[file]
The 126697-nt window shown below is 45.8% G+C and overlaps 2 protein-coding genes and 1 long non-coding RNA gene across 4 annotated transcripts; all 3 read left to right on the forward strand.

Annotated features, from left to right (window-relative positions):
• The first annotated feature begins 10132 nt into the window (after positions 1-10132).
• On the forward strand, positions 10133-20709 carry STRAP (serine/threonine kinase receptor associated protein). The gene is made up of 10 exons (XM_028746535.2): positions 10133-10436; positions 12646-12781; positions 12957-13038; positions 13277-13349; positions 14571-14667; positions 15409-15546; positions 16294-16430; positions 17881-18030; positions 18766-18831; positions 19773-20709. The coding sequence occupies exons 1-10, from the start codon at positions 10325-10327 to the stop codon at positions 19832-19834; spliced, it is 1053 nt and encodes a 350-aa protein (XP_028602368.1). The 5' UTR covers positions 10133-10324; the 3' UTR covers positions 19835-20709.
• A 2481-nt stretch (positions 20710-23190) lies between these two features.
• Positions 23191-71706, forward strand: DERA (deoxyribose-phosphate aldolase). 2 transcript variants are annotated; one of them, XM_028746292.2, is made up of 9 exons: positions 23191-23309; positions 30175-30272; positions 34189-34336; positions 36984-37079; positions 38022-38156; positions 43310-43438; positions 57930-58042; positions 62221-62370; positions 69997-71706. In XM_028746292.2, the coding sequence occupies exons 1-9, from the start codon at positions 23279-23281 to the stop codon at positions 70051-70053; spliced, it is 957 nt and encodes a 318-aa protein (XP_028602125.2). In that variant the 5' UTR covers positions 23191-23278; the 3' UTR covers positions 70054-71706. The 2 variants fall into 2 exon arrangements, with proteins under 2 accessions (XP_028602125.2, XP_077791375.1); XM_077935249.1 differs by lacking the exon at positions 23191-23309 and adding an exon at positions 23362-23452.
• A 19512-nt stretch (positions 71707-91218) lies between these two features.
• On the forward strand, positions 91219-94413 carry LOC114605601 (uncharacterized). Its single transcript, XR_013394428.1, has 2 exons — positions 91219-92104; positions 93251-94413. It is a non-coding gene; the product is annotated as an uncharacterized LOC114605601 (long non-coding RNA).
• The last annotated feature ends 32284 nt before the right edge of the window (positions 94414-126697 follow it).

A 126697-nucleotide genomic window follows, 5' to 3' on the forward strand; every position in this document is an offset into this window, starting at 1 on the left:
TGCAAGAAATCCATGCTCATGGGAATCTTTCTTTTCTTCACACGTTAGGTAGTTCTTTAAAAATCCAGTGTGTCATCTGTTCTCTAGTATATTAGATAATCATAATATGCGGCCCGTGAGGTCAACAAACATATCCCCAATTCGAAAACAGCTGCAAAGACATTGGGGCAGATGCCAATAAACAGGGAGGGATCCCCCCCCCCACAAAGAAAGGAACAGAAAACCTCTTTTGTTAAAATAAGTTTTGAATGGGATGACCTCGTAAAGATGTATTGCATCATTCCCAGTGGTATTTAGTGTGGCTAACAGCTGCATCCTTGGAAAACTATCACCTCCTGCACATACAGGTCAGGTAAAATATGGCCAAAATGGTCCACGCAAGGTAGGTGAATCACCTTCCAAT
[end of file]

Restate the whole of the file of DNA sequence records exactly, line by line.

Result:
The 126697-nt window shown below is 45.8% G+C and overlaps 2 protein-coding genes and 1 long non-coding RNA gene across 4 annotated transcripts; all 3 read left to right on the forward strand.

Annotated features, from left to right (window-relative positions):
• The first annotated feature begins 10132 nt into the window (after positions 1-10132).
• On the forward strand, positions 10133-20709 carry STRAP (serine/threonine kinase receptor associated protein). The gene is made up of 10 exons (XM_028746535.2): positions 10133-10436; positions 12646-12781; positions 12957-13038; positions 13277-13349; positions 14571-14667; positions 15409-15546; positions 16294-16430; positions 17881-18030; positions 18766-18831; positions 19773-20709. The coding sequence occupies exons 1-10, from the start codon at positions 10325-10327 to the stop codon at positions 19832-19834; spliced, it is 1053 nt and encodes a 350-aa protein (XP_028602368.1). The 5' UTR covers positions 10133-10324; the 3' UTR covers positions 19835-20709.
• A 2481-nt stretch (positions 20710-23190) lies between these two features.
• Positions 23191-71706, forward strand: DERA (deoxyribose-phosphate aldolase). 2 transcript variants are annotated; one of them, XM_028746292.2, is made up of 9 exons: positions 23191-23309; positions 30175-30272; positions 34189-34336; positions 36984-37079; positions 38022-38156; positions 43310-43438; positions 57930-58042; positions 62221-62370; positions 69997-71706. In XM_028746292.2, the coding sequence occupies exons 1-9, from the start codon at positions 23279-23281 to the stop codon at positions 70051-70053; spliced, it is 957 nt and encodes a 318-aa protein (XP_028602125.2). In that variant the 5' UTR covers positions 23191-23278; the 3' UTR covers positions 70054-71706. The 2 variants fall into 2 exon arrangements, with proteins under 2 accessions (XP_028602125.2, XP_077791375.1); XM_077935249.1 differs by lacking the exon at positions 23191-23309 and adding an exon at positions 23362-23452.
• A 19512-nt stretch (positions 71707-91218) lies between these two features.
• On the forward strand, positions 91219-94413 carry LOC114605601 (uncharacterized). Its single transcript, XR_013394428.1, has 2 exons — positions 91219-92104; positions 93251-94413. It is a non-coding gene; the product is annotated as an uncharacterized LOC114605601 (long non-coding RNA).
• The last annotated feature ends 32284 nt before the right edge of the window (positions 94414-126697 follow it).

A 126697-nucleotide genomic window follows, 5' to 3' on the forward strand; every position in this document is an offset into this window, starting at 1 on the left:
TGCAAGAAATCCATGCTCATGGGAATCTTTCTTTTCTTCACACGTTAGGTAGTTCTTTAAAAATCCAGTGTGTCATCTGTTCTCTAGTATATTAGATAATCATAATATGCGGCCCGTGAGGTCAACAAACATATCCCCAATTCGAAAACAGCTGCAAAGACATTGGGGCAGATGCCAATAAACAGGGAGGGATCCCCCCCCCCACAAAGAAAGGAACAGAAAACCTCTTTTGTTAAAATAAGTTTTGAATGGGATGACCTCGTAAAGATGTATTGCATCATTCCCAGTGGTATTTAGTGTGGCTAACAGCTGCATCCTTGGAAAACTATCACCTCCTGCACATACAGGTCAGGTAAAATATGGCCAAAATGGTCCACGCAAGGTAGGTGAATCACCTTCCAAT